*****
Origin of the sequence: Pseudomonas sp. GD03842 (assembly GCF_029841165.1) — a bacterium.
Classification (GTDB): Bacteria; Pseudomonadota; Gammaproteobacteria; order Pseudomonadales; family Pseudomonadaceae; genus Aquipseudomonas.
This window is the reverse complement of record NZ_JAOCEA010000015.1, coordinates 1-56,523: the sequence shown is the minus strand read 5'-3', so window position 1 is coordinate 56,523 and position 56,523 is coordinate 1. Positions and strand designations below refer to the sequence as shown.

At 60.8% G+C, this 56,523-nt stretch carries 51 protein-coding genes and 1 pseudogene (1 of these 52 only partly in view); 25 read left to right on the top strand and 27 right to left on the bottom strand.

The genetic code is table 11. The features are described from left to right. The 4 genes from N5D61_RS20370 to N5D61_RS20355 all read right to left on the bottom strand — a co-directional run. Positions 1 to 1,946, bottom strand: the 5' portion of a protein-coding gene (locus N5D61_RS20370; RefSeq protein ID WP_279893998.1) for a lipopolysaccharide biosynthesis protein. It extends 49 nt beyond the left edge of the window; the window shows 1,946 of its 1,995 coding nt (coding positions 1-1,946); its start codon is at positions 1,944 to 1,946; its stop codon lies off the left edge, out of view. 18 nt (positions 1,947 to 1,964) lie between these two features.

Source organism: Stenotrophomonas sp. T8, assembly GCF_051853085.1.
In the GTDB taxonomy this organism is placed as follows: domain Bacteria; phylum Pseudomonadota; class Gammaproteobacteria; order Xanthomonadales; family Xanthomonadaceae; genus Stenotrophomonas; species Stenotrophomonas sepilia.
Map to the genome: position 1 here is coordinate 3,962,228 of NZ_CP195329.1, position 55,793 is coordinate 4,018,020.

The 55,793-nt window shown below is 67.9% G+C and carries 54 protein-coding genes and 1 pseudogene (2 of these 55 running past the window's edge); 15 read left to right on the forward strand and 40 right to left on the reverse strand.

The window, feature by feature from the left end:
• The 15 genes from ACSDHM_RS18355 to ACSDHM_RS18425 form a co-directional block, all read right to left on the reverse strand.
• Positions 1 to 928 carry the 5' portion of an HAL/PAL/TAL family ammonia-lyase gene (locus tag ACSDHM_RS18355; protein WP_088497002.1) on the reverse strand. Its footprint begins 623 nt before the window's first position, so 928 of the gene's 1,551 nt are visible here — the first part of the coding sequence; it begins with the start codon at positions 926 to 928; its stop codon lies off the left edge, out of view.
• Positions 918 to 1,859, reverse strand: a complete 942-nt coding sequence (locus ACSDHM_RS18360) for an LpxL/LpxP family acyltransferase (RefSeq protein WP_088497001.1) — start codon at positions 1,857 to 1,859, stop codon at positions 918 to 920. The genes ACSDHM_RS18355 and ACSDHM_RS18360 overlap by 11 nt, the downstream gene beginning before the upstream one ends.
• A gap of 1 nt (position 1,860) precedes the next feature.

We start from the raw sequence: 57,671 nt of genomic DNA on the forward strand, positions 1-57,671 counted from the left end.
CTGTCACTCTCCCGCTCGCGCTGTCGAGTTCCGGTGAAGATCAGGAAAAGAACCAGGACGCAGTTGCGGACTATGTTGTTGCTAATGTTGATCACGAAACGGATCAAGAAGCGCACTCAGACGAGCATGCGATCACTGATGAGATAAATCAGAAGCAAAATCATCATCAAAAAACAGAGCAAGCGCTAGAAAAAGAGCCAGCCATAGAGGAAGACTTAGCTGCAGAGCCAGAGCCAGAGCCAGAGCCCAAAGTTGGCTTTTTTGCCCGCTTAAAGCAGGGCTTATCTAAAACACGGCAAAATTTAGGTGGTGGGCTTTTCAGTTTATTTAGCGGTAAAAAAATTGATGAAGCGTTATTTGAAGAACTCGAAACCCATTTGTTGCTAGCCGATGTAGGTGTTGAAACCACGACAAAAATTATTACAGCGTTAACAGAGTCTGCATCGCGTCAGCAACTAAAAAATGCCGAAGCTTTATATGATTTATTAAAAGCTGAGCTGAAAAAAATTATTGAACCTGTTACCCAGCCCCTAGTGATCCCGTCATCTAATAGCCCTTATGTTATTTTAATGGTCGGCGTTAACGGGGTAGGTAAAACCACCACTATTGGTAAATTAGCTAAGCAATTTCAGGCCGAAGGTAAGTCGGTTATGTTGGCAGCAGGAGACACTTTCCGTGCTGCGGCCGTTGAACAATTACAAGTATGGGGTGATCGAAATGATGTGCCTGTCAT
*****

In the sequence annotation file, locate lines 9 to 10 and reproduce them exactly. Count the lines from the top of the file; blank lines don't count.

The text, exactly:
The 55,793-nt window shown below is 67.9% G+C and carries 54 protein-coding genes and 1 pseudogene (2 of these 55 running past the window's edge); 15 read left to right on the forward strand and 40 right to left on the reverse strand.

The window, feature by feature from the left end: